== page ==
>> I assume when you mention the NCIT community curation this is a 
>> project being developed/hosted/supported by the NCI Bioinformatics 
>> group as a part of the caBIG project? 
>
>
> Although the NCI Thesaurus is an important resource for caBIG, our 
> work with NCI predates caBIG and comes directly from the NCI Center 
> for Bioinformatics.  We work directly with the folks at NCI developing 
> the caCORE resources.
>
>
>> By any chance is the work they are doing with the Protége-RDBMS 
>> shared ontology environment (CODS - Collaborative 
>> Ontology Development Server (or Collaborative Ontology Development 
>> Service project)) taking this approach to make the system less 
>> reliant on running JDBC over the net and through firewalls?  I saw on 
>> one of the Protégé CODS server configuration pages ports 4020 - 4039 
>> were used, which again, given these do have public assignments for 
>> proprietary applications 
>> (http://www.iana.org/assignments/port-numbers) can be difficult to 
>> use, unless all contributors are being hosted by the same IT staff 
>> and/or are on the same LAN (even if its a VLAN).
>>
>> Are there pages on the Protégé Wiki where more complete documentation 
>> discusses some of these details for the NCI CODS project?
>
>
> The CODS project is not supported by NCI, but rather by CIM3 
> Engineering.  The goal of CODS is to make the multi-user version of 
> Protégé publicly available so that users can experiment with creating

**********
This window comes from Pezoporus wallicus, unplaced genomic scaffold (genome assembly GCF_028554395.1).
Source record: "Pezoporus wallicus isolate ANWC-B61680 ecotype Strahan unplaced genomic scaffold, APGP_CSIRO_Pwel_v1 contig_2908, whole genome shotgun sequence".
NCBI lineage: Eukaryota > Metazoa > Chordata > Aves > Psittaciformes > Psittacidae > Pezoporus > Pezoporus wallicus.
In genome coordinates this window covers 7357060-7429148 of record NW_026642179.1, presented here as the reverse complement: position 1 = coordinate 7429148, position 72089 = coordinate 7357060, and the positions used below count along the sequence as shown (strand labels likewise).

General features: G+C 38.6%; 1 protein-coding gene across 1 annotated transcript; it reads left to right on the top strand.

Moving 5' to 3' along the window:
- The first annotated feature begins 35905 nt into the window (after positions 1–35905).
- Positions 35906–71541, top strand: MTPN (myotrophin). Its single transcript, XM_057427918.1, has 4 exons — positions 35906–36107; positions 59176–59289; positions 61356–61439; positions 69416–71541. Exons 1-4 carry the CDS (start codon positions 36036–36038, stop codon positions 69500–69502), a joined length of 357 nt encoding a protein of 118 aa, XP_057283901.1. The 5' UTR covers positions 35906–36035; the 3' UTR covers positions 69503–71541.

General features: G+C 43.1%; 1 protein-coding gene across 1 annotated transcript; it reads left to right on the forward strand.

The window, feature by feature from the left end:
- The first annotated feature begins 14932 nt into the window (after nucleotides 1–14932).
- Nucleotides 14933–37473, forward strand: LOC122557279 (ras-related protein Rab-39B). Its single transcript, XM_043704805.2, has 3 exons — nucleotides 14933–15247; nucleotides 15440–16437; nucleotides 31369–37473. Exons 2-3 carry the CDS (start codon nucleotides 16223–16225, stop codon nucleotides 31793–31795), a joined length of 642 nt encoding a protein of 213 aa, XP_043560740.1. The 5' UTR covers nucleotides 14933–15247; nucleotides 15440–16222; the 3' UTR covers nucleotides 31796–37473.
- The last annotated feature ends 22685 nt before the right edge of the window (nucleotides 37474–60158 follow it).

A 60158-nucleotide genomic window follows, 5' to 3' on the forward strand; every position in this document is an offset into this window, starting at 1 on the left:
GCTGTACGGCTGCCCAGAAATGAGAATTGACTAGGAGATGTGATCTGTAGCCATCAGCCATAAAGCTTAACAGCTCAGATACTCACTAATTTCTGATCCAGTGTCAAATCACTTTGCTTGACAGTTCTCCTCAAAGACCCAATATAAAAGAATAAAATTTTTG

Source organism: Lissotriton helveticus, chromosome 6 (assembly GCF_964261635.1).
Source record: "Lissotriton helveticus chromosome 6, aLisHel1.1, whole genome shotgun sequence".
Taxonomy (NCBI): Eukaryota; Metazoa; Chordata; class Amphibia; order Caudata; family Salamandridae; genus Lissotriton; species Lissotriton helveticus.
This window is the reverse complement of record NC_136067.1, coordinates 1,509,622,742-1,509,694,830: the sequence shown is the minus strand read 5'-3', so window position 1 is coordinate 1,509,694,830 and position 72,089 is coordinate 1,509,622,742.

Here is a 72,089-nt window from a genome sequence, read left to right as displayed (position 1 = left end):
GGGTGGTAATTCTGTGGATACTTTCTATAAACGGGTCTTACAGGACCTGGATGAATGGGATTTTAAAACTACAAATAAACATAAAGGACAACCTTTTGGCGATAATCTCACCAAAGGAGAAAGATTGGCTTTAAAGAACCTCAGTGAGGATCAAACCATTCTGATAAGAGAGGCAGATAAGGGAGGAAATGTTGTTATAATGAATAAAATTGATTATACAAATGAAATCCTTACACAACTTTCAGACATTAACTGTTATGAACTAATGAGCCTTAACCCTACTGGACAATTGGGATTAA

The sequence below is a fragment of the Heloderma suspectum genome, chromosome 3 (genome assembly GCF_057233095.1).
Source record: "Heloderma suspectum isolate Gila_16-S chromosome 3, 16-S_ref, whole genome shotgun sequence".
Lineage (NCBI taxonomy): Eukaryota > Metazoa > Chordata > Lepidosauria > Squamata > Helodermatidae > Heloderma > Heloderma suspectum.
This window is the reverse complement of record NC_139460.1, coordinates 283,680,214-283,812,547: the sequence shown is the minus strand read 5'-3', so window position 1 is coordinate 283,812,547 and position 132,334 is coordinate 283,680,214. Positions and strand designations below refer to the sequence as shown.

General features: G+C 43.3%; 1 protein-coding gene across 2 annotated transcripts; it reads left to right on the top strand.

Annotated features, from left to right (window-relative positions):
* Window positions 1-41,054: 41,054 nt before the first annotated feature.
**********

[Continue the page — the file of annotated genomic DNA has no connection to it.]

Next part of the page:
> and maintaining a shared ontology library 
> (see http://protege.cim3.net/cgi-bin/wiki.pl?CODS).
>
>
>>
>> Many thanks again for the info, Mark.
>>
>
> My pleasure!
>
>
>> Cheers,
>> Bill
>>
>> On Jul 16, 2006, at 12:53 AM, Mark Musen wrote:
>>
>>> On Jul 10, 2006, at 11:40 PM, William Bug wrote:
>>>
>>>> However, there doesn't appear to be a means within the OBO/NCBO 
>>>> community for doing this sort of distributed ontology design right 
>>>> now.  Two of the tools in wide spread use - Protégé and OBO-Edit 
>>>> are really not designed to support distributed and shared 
>>>> development, such as you'd find in a typical distributed 
>>>> architecture - whether it be a standard client-server RDBMS-based 
>>>> approach, one using some "active pages" technology such as php, 
>>>> Zope, Ruby on Rails, Java Servlet/Portlet frameworks, etc. - or a 
>>>> more asynchronous approach using messaging and/or web services to 
>>>> assemble the required components from the various authoritative 
>>>> sources.
>>>
>>>
>>> Bill,
>>>
>>> I hate to sound like a salesperson, but Protégé in its multi-user 
>>> mode (using the relational database backend) would seem to be just 
>>> what you are looking for.  Protégé (both the frames and the OWL 
>>> facility) allow distributed users to work simultaneously on an 
>>> ontology stored on a remote server.  As the ontology is updated, all 
>>> the Protégé clients refresh automatically to display the changes.
>>>
>>> NCI currently is experimenting with this architecture for the 
>>> development of the NCI Thesaurus in OWL, and they have developers 
>>> stationed all across the country.  I'm told that Perot Systems, 
>>> using the frame-based representation, has nearly 100 Protégé users 
>>> working on the same ontology simultaneously.
>>>
>>> Mark
>>>
>>> P.S. While I'm plugging Protégé, don't forget that the Ninth Annual 
>>> Protégé Conference takes place at Stanford next week (see 
>>> http://protege.stanford.edu/conference/2006/).
>>>
>>>
>>
>> Bill Bug
>> Senior Analyst/Ontological Engineer
>>
>> Laboratory for Bioimaging  & Anatomical Informatics
>> www.neuroterrain.org
>> Department of Neurobiology & Anatomy
>> Drexel University College of Medicine
>> 2900 Queen Lane
>> Philadelphia, PA    19129
>> 215 991 8430 (ph)
>> 610 457 0443 (mobile)
>> 215 843 9367 (fax)
>>
>>
>> Please Note: I now have a new email - William.Bug@DrexelMed.edu 
>> <mailto:William.Bug@DrexelMed.edu>
>>
>>
>>
>>
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>
Received on Wednesday, 26 July 2006 16:06:40 GMT